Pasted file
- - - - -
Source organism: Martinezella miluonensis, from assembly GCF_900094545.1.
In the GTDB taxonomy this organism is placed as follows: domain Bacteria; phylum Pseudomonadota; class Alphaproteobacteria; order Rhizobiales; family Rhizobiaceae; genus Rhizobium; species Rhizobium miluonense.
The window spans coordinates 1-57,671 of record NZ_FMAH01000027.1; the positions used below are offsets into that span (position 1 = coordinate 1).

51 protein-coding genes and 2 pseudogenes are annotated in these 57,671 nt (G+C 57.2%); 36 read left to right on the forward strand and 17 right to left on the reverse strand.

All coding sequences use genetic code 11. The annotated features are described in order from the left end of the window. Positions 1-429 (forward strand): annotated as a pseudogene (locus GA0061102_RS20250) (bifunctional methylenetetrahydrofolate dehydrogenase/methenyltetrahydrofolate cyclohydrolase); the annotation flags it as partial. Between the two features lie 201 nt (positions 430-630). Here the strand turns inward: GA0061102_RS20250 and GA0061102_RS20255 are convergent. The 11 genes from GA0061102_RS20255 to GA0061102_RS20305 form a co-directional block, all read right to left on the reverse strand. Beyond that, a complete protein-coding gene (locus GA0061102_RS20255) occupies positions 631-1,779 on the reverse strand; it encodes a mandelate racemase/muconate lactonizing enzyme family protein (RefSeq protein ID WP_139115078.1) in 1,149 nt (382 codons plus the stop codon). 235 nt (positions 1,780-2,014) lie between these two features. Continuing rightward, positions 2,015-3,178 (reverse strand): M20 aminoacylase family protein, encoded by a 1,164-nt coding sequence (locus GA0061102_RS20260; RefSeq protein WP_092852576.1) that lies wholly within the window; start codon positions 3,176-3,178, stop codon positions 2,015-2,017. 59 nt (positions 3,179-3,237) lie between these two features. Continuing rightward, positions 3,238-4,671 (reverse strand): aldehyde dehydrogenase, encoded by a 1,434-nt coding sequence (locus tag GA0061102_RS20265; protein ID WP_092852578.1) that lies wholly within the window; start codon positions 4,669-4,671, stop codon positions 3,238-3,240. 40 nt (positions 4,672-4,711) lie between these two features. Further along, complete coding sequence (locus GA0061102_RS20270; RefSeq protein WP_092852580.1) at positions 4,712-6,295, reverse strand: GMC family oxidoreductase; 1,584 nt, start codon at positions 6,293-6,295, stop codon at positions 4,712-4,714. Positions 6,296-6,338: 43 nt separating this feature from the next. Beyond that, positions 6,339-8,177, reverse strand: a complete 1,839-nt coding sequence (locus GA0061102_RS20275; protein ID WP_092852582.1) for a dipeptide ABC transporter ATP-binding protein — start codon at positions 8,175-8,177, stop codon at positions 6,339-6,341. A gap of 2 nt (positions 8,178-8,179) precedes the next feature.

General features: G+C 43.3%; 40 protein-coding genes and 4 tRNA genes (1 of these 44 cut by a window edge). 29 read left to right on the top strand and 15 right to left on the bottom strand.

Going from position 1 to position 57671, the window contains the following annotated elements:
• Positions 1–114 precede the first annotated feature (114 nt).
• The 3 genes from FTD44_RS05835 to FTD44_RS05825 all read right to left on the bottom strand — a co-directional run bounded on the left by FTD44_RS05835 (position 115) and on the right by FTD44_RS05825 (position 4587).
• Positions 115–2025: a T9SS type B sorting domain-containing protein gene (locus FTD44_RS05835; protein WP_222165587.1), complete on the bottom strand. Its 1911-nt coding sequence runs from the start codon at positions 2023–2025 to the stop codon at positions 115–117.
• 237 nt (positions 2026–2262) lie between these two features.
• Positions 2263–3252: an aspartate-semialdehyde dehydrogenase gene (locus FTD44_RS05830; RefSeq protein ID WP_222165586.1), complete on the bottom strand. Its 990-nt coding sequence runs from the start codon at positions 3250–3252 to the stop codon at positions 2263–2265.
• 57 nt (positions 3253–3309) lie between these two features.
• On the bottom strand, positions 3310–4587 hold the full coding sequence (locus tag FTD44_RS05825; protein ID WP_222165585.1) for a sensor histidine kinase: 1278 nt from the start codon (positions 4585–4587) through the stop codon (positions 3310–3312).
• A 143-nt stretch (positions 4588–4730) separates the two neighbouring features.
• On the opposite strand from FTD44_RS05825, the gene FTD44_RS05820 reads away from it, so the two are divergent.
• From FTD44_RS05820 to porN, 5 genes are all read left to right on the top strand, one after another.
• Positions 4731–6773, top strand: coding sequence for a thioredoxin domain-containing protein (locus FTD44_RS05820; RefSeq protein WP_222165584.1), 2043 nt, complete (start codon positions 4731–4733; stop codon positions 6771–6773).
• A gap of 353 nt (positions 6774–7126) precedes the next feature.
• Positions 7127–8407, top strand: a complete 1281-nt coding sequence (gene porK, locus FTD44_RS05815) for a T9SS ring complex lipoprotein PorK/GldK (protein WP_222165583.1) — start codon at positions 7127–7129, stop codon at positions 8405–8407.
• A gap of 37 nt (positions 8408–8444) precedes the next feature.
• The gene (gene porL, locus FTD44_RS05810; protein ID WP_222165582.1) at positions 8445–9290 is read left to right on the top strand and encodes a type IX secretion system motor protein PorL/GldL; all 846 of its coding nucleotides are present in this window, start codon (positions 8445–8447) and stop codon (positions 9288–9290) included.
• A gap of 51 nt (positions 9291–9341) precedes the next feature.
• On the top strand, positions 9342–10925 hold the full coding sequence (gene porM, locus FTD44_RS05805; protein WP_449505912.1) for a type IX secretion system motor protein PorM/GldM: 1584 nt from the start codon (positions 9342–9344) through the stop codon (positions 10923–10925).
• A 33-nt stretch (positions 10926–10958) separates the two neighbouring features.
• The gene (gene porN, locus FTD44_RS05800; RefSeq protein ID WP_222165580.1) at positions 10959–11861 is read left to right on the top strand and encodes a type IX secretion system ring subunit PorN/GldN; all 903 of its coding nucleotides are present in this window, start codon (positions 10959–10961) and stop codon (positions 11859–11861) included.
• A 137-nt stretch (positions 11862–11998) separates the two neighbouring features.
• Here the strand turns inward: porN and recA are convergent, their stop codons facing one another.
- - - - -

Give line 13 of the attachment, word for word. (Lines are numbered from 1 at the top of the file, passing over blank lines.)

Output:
• 57 nt (positions 3253–3309) lie between these two features.